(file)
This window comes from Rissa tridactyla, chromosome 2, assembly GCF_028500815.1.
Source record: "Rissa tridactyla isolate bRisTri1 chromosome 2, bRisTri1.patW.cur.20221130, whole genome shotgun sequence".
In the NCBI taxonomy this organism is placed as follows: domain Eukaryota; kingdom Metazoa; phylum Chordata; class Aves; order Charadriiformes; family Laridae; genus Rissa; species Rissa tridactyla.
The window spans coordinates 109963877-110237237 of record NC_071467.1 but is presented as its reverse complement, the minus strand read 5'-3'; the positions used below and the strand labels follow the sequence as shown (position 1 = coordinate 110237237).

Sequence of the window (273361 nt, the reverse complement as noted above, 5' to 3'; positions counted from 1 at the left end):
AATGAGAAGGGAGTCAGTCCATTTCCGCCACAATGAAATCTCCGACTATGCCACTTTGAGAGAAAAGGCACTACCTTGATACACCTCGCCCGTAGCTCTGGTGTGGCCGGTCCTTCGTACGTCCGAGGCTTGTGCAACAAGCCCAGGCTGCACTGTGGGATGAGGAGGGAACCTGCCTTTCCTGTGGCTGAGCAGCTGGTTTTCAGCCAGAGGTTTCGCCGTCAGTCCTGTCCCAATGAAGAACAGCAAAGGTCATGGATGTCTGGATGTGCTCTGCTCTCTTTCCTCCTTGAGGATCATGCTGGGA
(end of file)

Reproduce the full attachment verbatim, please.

This window comes from Rissa tridactyla, chromosome 2, assembly GCF_028500815.1.
Source record: "Rissa tridactyla isolate bRisTri1 chromosome 2, bRisTri1.patW.cur.20221130, whole genome shotgun sequence".
In the NCBI taxonomy this organism is placed as follows: domain Eukaryota; kingdom Metazoa; phylum Chordata; class Aves; order Charadriiformes; family Laridae; genus Rissa; species Rissa tridactyla.
The window spans coordinates 109963877-110237237 of record NC_071467.1 but is presented as its reverse complement, the minus strand read 5'-3'; the positions used below and the strand labels follow the sequence as shown (position 1 = coordinate 110237237).

Sequence of the window (273361 nt, the reverse complement as noted above, 5' to 3'; positions counted from 1 at the left end):
AATGAGAAGGGAGTCAGTCCATTTCCGCCACAATGAAATCTCCGACTATGCCACTTTGAGAGAAAAGGCACTACCTTGATACACCTCGCCCGTAGCTCTGGTGTGGCCGGTCCTTCGTACGTCCGAGGCTTGTGCAACAAGCCCAGGCTGCACTGTGGGATGAGGAGGGAACCTGCCTTTCCTGTGGCTGAGCAGCTGGTTTTCAGCCAGAGGTTTCGCCGTCAGTCCTGTCCCAATGAAGAACAGCAAAGGTCATGGATGTCTGGATGTGCTCTGCTCTCTTTCCTCCTTGAGGATCATGCTGGGA